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Tag Archives: basalt

From the lands with few trees and granite and then sandstone, we drove to the land of basalt and junipers. Lots of junipers. So many that the Bureau of Land Management (BLM) is cutting down or pruning many of the junipers. I don’t know why – maybe to ease fire danger or provide more rangeland for cattle. I really like the junipers. They seem to grow right out of solid basalt with little dirt. There were some cottonwoods and willows along the river.

We camped south of the Malheur National Wildlife Refuge in southern Oregon. It’s a very pleasant campsite with a river on one side and a spring-fed creek on the other. We were next to the creek. The dogs loved it. They could cool off any time they wanted. We toured the refuge and some areas around it and also walked and walked, right from the campsite. It was a very relaxing place.

The girls and I took the camper out for one night (it was supposed to be two nights) as a shakedown cruise before we get fully into camping season. Sadly, there is a water leak to be fixed. Wish us luck on that. Because of the leak and windy weather we returned after one night.

We chose a campground about 100 miles from home, far enough away to seem really different from here but close enough for a short trip. It is located along the Ice Age Floods National Geologic Trail, a very dramatic landscape. You can learn more about the historic floods here.

After dinner, the girls and I enjoyed a long walk through the basalt coulees and sagebrush, listening to birds and searching for tiny wildflowers. Sunset and moonrise were delightful. The landscape is beyond amazing and the skyscape was equally lovely that night.

Last week Mary Ann and I took our dogs, Frida and Luna to an agility trial about 150 miles south of here. We traveled through the lower Grand Coulee and stopped for a short hike in the basalt country. It’s an area near where I used to live and hike on a regular basis and I miss the dramatic rocks and canyons. This area was formed out of molten lava that flowed from ground fissures. Later it was scoured by numerous ice age floods that sculpted the dramatic coulees and rock formations. Now there are many lakes and other water features – many made by humans with dams and irrigation canals. Still it retains a rugged beauty that I always enjoy. As for the agility trial – we had one good day out of three.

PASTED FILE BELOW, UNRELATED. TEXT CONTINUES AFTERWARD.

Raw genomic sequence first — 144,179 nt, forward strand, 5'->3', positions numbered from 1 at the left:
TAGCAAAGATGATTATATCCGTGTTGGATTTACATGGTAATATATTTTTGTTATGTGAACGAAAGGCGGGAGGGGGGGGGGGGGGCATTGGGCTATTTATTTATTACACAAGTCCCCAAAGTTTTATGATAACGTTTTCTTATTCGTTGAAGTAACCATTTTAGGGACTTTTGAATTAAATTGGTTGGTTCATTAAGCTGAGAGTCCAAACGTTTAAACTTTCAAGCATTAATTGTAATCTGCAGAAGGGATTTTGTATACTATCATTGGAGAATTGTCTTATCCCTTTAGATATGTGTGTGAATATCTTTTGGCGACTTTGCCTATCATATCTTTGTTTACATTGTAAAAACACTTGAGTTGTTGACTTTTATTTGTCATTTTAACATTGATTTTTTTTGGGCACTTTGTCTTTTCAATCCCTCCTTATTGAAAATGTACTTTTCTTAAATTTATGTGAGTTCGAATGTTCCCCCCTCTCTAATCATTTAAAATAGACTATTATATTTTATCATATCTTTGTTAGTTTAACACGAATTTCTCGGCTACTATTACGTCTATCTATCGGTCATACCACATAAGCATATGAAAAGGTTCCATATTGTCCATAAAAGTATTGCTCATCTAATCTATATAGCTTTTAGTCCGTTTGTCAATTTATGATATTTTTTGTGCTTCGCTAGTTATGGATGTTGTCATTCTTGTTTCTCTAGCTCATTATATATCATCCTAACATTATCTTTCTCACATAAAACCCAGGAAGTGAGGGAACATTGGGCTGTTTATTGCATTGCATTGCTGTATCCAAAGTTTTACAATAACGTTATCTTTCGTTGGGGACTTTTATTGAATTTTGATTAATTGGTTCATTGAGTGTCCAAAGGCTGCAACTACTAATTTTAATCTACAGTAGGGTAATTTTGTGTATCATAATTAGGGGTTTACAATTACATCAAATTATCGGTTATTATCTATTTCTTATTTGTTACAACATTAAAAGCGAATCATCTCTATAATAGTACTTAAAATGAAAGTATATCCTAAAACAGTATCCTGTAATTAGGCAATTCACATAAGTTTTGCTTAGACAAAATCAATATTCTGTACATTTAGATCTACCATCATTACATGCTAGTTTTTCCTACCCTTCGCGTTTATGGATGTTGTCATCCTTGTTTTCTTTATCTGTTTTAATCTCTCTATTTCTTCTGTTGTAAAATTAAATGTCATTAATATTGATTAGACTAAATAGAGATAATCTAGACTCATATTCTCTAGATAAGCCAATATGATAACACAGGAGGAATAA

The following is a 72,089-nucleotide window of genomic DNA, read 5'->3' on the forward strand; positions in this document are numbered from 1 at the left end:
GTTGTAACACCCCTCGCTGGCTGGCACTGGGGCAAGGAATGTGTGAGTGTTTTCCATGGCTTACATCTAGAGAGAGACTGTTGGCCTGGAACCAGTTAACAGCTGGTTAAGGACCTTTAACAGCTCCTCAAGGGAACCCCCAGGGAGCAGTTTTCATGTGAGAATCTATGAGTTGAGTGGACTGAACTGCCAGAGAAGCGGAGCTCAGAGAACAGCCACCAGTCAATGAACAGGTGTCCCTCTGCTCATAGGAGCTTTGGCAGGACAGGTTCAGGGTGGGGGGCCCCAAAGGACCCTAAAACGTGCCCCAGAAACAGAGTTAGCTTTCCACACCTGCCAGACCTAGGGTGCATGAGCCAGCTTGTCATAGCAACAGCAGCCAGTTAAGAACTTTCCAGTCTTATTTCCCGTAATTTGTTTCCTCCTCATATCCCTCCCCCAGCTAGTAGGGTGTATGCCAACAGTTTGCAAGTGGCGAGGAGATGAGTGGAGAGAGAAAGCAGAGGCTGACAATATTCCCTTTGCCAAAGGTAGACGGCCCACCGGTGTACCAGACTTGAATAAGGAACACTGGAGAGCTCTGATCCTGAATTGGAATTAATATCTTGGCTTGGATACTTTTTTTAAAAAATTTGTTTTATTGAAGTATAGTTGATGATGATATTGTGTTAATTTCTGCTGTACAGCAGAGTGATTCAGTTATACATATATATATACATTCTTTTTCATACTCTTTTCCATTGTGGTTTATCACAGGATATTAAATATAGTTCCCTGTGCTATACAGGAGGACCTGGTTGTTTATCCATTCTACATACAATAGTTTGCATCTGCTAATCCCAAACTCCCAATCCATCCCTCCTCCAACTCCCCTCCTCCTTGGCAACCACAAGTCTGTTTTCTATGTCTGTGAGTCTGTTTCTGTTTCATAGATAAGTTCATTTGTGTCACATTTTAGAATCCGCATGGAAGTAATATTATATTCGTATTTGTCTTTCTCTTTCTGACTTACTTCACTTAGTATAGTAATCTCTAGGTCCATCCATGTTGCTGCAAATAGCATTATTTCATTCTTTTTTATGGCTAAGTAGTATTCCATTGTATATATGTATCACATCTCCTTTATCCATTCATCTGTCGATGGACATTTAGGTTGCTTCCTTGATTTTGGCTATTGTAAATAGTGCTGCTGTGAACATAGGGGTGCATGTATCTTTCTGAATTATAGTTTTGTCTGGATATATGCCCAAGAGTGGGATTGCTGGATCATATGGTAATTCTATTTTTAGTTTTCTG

Diamond Craters is an ‘Outstanding Natural Area’ in SE Oregon just east of Malheur NWR. I searched the BLM website to find out just exactly what defines an area to be an ‘Outstanding Natural Area’ and didn’t come up with an explanation. Let’s just go with the idea that it’s a pretty cool place that came about due to natural forces. The Diamond Craters are a series of lava craters and domes and tubes where lava poured out of the earth perhaps as recently as 6000 years ago. It is in an area of Oregon’s high desert country with nice shrub steppe and juniper habitat. We saw pronghorn and interesting birds including a Black-throated Sparrow – a lifer for both of us.


A landscape that harkens back to the old west.


Standing above a large crater. You can see our truck near the lower rim for prespective.


Ripples of lava hardened to basalt rock covered with mosses and lichens.


This one had Rock Wrens and Canyon Wrens singing in it.


More ripples. It looked sort of like asphalt.


Back in that cave, just under the ceiling, is a Barn Owl. From the looks of the site, it has a nest in there. We saw it fly around the crater and wondered if it was scoping us out.


More amazing mosses and lichens.









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